Burger King Austria thought they’d be cheeky and launch a Pride-themed campaign for their ever-famous Whopper sandwich, where both buns were bottom buns. Their PR agency apologized, saying, "Unfortunately, we still messed up and didn't check well enough with community members on different interpretations of the Pride Whopper.”

Some Pride-themed gestures are harmless, like major companies changing their profile pictures during the month of June to a rainbow–ified alternative (except for the Middle Eastern company branches, though I can’t imagine why!), but even those gestures catch criticism from the LGBT community. Why? Many companies thought they could just pander to Pride with lazy tie-ins, but LGBT activists don’t just demand visibility – they demand money or resources. 

It’s not enough to just release a Pride-themed product if the company isn’t simultaneously pledging profits to LGBT charities or legal funds. Sound similar? The tactics are eerily similar to activism surrounding Black Lives Matter – which corporate America threw $83.1 billion toward and which ended up being a major scam.

Pride Lost the Plot When “LGB” Added “T”

Another eyebrow-raising anecdote from Pride Month 2024 demonstrates how the LGBT community has split agendas in the era of gender LARPing. When fashion brand Mew Mews announced the launch of its “Pride Aura” campaign on Instagram, featuring a male model wearing what consumers thought was women’s clothing, they were flooded with comments accusing them of female erasure.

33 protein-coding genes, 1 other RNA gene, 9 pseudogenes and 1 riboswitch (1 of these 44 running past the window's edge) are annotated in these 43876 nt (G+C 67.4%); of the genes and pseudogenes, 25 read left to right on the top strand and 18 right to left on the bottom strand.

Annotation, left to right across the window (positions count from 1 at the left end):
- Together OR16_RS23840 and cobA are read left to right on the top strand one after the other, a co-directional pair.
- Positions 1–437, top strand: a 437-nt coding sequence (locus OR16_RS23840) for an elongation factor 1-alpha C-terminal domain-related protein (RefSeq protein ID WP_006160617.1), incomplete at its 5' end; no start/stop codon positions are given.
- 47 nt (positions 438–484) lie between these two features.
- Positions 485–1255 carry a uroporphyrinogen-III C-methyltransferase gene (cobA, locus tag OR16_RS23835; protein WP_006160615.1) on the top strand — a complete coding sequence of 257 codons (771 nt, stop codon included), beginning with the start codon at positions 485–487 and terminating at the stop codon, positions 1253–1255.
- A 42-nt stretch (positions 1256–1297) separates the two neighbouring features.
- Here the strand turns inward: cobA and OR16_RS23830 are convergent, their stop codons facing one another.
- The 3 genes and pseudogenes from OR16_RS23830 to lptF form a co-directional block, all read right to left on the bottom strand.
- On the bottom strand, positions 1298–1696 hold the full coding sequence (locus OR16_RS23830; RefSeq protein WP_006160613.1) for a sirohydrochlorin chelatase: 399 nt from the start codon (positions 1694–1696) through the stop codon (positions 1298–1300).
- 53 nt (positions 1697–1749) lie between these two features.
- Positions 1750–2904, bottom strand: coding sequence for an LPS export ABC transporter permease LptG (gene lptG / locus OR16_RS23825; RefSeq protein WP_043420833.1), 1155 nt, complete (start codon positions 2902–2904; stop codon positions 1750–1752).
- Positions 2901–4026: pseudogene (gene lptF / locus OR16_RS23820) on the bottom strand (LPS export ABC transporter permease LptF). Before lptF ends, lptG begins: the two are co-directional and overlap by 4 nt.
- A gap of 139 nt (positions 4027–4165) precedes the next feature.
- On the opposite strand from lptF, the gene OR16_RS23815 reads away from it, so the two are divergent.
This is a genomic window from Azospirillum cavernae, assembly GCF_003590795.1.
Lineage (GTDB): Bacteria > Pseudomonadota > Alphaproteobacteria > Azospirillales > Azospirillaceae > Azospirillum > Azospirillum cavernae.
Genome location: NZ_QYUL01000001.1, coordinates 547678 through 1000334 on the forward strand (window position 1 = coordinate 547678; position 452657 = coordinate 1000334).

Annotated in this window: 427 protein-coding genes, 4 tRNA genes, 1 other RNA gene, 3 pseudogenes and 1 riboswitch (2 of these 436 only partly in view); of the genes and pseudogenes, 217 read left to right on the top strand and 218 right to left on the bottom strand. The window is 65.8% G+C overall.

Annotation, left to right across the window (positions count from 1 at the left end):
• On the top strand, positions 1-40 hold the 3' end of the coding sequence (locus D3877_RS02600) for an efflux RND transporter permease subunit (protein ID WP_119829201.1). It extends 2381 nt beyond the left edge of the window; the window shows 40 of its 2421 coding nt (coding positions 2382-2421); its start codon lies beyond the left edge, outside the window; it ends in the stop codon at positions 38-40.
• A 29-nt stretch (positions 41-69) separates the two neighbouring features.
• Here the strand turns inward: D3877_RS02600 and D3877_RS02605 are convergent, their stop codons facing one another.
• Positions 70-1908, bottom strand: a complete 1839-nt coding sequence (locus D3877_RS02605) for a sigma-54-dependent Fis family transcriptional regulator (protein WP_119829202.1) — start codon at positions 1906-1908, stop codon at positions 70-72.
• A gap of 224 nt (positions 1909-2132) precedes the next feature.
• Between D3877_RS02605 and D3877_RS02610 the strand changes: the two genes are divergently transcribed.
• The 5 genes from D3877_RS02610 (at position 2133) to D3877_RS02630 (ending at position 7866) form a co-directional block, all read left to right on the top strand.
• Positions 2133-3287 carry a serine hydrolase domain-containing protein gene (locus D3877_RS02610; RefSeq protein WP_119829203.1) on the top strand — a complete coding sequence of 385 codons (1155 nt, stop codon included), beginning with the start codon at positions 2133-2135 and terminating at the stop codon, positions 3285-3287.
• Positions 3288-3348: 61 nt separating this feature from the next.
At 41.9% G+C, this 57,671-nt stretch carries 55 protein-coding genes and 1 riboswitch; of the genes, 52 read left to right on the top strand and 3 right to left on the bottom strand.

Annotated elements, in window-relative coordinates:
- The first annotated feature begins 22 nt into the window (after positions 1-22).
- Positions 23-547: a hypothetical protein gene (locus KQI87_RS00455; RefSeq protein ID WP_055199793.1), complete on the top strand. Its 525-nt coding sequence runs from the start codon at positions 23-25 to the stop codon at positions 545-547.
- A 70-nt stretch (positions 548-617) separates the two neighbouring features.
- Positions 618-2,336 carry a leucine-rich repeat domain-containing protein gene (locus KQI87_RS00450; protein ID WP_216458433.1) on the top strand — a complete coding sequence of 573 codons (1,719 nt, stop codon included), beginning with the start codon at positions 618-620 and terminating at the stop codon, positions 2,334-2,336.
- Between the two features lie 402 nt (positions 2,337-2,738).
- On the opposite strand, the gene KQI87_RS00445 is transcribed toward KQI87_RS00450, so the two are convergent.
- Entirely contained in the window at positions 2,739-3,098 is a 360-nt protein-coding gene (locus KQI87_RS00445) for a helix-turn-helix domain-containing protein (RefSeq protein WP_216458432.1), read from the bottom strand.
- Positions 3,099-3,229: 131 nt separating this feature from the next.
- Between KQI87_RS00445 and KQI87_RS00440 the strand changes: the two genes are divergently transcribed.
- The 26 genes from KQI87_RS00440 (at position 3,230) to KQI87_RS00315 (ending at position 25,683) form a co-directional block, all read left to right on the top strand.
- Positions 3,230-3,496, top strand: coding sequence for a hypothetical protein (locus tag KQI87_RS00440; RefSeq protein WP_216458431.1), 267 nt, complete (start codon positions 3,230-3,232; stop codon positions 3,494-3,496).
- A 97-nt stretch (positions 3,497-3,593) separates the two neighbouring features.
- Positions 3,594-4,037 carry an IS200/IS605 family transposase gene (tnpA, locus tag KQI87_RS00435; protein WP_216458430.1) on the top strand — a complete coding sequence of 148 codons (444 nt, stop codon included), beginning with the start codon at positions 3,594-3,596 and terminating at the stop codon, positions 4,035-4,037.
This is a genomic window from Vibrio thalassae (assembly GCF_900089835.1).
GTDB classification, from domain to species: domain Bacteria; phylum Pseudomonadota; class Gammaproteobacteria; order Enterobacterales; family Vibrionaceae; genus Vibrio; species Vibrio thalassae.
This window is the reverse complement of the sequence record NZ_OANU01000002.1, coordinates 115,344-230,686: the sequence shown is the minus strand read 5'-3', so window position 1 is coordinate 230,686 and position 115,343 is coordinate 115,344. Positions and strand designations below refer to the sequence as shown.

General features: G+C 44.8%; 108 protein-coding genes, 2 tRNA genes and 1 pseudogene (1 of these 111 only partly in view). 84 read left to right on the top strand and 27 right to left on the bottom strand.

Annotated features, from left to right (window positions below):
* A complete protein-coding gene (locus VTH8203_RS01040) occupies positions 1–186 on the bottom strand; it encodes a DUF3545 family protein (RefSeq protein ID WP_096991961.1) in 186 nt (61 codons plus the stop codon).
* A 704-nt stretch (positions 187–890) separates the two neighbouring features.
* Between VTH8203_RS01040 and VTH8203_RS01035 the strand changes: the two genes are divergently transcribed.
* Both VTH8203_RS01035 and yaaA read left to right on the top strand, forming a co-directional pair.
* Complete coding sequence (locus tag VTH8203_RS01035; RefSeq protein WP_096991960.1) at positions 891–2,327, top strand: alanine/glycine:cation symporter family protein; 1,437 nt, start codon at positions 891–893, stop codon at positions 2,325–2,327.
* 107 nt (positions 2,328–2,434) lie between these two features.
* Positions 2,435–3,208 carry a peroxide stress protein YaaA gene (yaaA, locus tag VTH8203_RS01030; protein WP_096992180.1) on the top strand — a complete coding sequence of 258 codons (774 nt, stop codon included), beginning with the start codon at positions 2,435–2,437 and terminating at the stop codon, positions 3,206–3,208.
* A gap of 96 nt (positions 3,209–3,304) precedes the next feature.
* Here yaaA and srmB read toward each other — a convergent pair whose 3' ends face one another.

“So in the name of inclusion, you will purposely exclude women. You’ve erased women,” wrote one commenter on Instagram.

Mew Mews then issued a statement less than a day after its posts got negative attention and turned off its comments on the Pride Aura posts. The sentiment shared by understandably vexed internet users that women’s spaces should stay sacred to women (and men’s spaces should stay sacred to men) is actually a growing concern for the lesbian community.

“A clothing brand for women’s bodies didn’t think about a campaign centred around a lesbian model for pride month? Strange, I wonder why that wasn’t the obvious choice,” one Instagram commenter wrote. Another chimed in, saying, “Y’all couldn’t, idk, feature a lesbian woman?”

Gen Z identifies as LGBT at much higher rates than any previous generation, but even they’re seeing through the lies. The first “Pride” event is actually considered by some to be a riot. After the 1969 Stonewall Uprising, named after the gay club Stonewall Inn that was raided by police, some members of the gay community openly rioted to protest being arrested for their sexuality. 1970 marked the first official “Pride” parade in New York City in recognition of the one-year anniversary of the uprising. But, some of the most popular narratives surrounding Stonewall have been more recently called into question.